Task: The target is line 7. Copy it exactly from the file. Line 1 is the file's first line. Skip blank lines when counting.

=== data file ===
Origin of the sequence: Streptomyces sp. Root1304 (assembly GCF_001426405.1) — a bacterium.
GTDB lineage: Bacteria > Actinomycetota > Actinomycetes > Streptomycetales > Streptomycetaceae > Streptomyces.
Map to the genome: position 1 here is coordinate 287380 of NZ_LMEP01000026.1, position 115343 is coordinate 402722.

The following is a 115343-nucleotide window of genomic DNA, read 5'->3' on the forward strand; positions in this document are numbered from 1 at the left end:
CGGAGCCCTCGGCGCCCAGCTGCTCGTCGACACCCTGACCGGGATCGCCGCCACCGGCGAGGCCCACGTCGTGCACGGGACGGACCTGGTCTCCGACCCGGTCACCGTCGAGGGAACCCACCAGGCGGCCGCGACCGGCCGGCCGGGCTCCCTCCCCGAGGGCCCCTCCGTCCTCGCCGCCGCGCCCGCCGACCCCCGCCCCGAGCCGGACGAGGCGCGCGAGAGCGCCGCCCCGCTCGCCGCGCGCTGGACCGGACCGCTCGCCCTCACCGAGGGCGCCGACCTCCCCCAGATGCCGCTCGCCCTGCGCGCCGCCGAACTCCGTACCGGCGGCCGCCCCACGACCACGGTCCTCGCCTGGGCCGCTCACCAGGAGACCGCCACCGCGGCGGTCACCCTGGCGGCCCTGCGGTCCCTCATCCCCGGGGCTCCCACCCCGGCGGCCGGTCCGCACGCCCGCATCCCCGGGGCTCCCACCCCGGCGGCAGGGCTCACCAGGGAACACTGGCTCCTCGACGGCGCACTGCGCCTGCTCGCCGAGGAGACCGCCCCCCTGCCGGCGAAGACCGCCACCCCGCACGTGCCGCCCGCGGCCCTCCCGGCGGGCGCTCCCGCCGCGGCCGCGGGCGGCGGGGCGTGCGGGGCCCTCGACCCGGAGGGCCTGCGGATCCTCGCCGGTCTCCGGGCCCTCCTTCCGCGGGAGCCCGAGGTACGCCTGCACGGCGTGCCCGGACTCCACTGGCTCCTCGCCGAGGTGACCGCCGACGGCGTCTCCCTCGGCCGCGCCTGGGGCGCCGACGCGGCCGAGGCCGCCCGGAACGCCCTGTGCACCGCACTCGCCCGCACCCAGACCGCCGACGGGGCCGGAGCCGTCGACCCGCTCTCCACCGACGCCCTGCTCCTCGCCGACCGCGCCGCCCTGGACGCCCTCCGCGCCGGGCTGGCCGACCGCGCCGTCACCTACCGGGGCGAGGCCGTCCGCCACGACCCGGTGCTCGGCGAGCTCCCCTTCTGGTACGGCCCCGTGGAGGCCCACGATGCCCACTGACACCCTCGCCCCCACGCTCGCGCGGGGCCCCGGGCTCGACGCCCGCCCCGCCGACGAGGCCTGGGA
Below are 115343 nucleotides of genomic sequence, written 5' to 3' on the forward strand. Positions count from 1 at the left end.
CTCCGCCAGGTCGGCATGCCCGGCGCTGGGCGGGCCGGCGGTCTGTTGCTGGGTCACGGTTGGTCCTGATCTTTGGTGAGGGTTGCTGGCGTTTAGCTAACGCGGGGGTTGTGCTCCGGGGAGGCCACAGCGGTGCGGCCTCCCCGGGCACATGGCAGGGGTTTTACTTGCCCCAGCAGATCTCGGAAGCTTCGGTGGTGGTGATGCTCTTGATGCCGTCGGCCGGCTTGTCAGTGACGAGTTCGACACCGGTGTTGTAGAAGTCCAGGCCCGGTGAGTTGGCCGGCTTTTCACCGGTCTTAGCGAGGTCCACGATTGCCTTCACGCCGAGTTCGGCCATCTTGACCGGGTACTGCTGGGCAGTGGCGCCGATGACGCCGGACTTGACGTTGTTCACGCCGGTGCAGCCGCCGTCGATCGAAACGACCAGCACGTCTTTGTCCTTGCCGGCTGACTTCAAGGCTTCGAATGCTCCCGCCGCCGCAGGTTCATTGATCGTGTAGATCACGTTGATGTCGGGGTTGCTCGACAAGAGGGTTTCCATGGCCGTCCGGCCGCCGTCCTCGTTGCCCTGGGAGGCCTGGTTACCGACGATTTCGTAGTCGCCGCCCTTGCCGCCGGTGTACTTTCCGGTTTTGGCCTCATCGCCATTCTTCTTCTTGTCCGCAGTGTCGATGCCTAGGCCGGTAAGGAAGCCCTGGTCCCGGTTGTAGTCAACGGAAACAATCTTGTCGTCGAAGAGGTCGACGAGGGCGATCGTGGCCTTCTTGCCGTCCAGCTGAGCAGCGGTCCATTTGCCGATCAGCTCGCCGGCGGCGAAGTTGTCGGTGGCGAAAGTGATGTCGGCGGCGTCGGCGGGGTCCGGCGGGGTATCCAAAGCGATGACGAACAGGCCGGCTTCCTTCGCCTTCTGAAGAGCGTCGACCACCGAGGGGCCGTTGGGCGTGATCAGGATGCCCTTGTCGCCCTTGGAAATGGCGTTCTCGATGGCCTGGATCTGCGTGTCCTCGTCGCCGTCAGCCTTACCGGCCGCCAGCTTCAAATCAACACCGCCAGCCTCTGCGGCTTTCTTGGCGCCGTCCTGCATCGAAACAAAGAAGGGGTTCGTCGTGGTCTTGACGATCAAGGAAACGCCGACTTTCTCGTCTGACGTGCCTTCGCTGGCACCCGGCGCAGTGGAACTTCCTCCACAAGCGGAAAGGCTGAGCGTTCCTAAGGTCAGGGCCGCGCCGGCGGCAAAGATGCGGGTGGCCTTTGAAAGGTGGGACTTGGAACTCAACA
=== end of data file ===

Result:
CTCCGCCAGGTCGGCATGCCCGGCGCTGGGCGGGCCGGCGGTCTGTTGCTGGGTCACGGTTGGTCCTGATCTTTGGTGAGGGTTGCTGGCGTTTAGCTAACGCGGGGGTTGTGCTCCGGGGAGGCCACAGCGGTGCGGCCTCCCCGGGCACATGGCAGGGGTTTTACTTGCCCCAGCAGATCTCGGAAGCTTCGGTGGTGGTGATGCTCTTGATGCCGTCGGCCGGCTTGTCAGTGACGAGTTCGACACCGGTGTTGTAGAAGTCCAGGCCCGGTGAGTTGGCCGGCTTTTCACCGGTCTTAGCGAGGTCCACGATTGCCTTCACGCCGAGTTCGGCCATCTTGACCGGGTACTGCTGGGCAGTGGCGCCGATGACGCCGGACTTGACGTTGTTCACGCCGGTGCAGCCGCCGTCGATCGAAACGACCAGCACGTCTTTGTCCTTGCCGGCTGACTTCAAGGCTTCGAATGCTCCCGCCGCCGCAGGTTCATTGATCGTGTAGATCACGTTGATGTCGGGGTTGCTCGACAAGAGGGTTTCCATGGCCGTCCGGCCGCCGTCCTCGTTGCCCTGGGAGGCCTGGTTACCGACGATTTCGTAGTCGCCGCCCTTGCCGCCGGTGTACTTTCCGGTTTTGGCCTCATCGCCATTCTTCTTCTTGTCCGCAGTGTCGATGCCTAGGCCGGTAAGGAAGCCCTGGTCCCGGTTGTAGTCAACGGAAACAATCTTGTCGTCGAAGAGGTCGACGAGGGCGATCGTGGCCTTCTTGCCGTCCAGCTGAGCAGCGGTCCATTTGCCGATCAGCTCGCCGGCGGCGAAGTTGTCGGTGGCGAAAGTGATGTCGGCGGCGTCGGCGGGGTCCGGCGGGGTATCCAAAGCGATGACGAACAGGCCGGCTTCCTTCGCCTTCTGAAGAGCGTCGACCACCGAGGGGCCGTTGGGCGTGATCAGGATGCCCTTGTCGCCCTTGGAAATGGCGTTCTCGATGGCCTGGATCTGCGTGTCCTCGTCGCCGTCAGCCTTACCGGCCGCCAGCTTCAAATCAACACCGCCAGCCTCTGCGGCTTTCTTGGCGCCGTCCTGCATCGAAACAAAGAAGGGGTTCGTCGTGGTCTTGACGATCAAGGAAACGCCGACTTTCTCGTCTGACGTGCCTTCGCTGGCACCCGGCGCAGTGGAACTTCCTCCACAAGCGGAAAGGCTGAGCGTTCCTAAGGTCAGGGCCGCGCCGGCGGCAAAGATGCGGGTGGCCTTTGAAAGGTGGGACTTGGAACTCAACA